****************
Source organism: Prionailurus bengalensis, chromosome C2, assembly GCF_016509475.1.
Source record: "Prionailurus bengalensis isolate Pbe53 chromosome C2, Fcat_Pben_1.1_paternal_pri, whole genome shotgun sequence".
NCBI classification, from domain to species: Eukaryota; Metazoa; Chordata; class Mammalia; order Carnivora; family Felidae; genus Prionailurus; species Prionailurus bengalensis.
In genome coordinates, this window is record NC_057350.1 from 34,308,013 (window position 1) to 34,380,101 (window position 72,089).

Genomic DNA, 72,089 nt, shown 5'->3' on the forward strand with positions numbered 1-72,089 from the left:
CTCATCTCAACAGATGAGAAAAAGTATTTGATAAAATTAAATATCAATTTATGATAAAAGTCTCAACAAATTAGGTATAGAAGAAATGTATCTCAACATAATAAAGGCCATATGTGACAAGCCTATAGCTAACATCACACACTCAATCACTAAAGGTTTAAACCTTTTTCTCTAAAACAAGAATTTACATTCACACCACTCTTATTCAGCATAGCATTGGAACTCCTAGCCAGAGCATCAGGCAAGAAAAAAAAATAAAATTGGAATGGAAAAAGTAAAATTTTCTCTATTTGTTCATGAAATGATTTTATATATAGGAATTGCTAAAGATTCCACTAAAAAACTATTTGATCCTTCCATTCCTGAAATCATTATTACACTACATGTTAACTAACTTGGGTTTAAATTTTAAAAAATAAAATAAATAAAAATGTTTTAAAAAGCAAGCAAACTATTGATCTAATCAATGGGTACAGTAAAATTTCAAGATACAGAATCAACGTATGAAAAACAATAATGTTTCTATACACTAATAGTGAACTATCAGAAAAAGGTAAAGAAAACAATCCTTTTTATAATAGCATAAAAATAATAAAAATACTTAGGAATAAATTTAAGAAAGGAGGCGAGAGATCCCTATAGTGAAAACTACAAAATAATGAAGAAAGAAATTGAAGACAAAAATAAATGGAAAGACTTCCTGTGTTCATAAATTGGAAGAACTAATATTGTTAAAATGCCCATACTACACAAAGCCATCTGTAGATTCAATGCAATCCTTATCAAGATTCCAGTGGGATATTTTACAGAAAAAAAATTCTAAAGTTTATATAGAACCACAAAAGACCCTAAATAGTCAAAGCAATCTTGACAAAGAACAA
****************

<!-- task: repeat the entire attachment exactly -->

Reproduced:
Source organism: Prionailurus bengalensis, chromosome C2, assembly GCF_016509475.1.
Source record: "Prionailurus bengalensis isolate Pbe53 chromosome C2, Fcat_Pben_1.1_paternal_pri, whole genome shotgun sequence".
NCBI classification, from domain to species: Eukaryota; Metazoa; Chordata; class Mammalia; order Carnivora; family Felidae; genus Prionailurus; species Prionailurus bengalensis.
In genome coordinates, this window is record NC_057350.1 from 34,308,013 (window position 1) to 34,380,101 (window position 72,089).

Genomic DNA, 72,089 nt, shown 5'->3' on the forward strand with positions numbered 1-72,089 from the left:
CTCATCTCAACAGATGAGAAAAAGTATTTGATAAAATTAAATATCAATTTATGATAAAAGTCTCAACAAATTAGGTATAGAAGAAATGTATCTCAACATAATAAAGGCCATATGTGACAAGCCTATAGCTAACATCACACACTCAATCACTAAAGGTTTAAACCTTTTTCTCTAAAACAAGAATTTACATTCACACCACTCTTATTCAGCATAGCATTGGAACTCCTAGCCAGAGCATCAGGCAAGAAAAAAAAATAAAATTGGAATGGAAAAAGTAAAATTTTCTCTATTTGTTCATGAAATGATTTTATATATAGGAATTGCTAAAGATTCCACTAAAAAACTATTTGATCCTTCCATTCCTGAAATCATTATTACACTACATGTTAACTAACTTGGGTTTAAATTTTAAAAAATAAAATAAATAAAAATGTTTTAAAAAGCAAGCAAACTATTGATCTAATCAATGGGTACAGTAAAATTTCAAGATACAGAATCAACGTATGAAAAACAATAATGTTTCTATACACTAATAGTGAACTATCAGAAAAAGGTAAAGAAAACAATCCTTTTTATAATAGCATAAAAATAATAAAAATACTTAGGAATAAATTTAAGAAAGGAGGCGAGAGATCCCTATAGTGAAAACTACAAAATAATGAAGAAAGAAATTGAAGACAAAAATAAATGGAAAGACTTCCTGTGTTCATAAATTGGAAGAACTAATATTGTTAAAATGCCCATACTACACAAAGCCATCTGTAGATTCAATGCAATCCTTATCAAGATTCCAGTGGGATATTTTACAGAAAAAAAATTCTAAAGTTTATATAGAACCACAAAAGACCCTAAATAGTCAAAGCAATCTTGACAAAGAACAA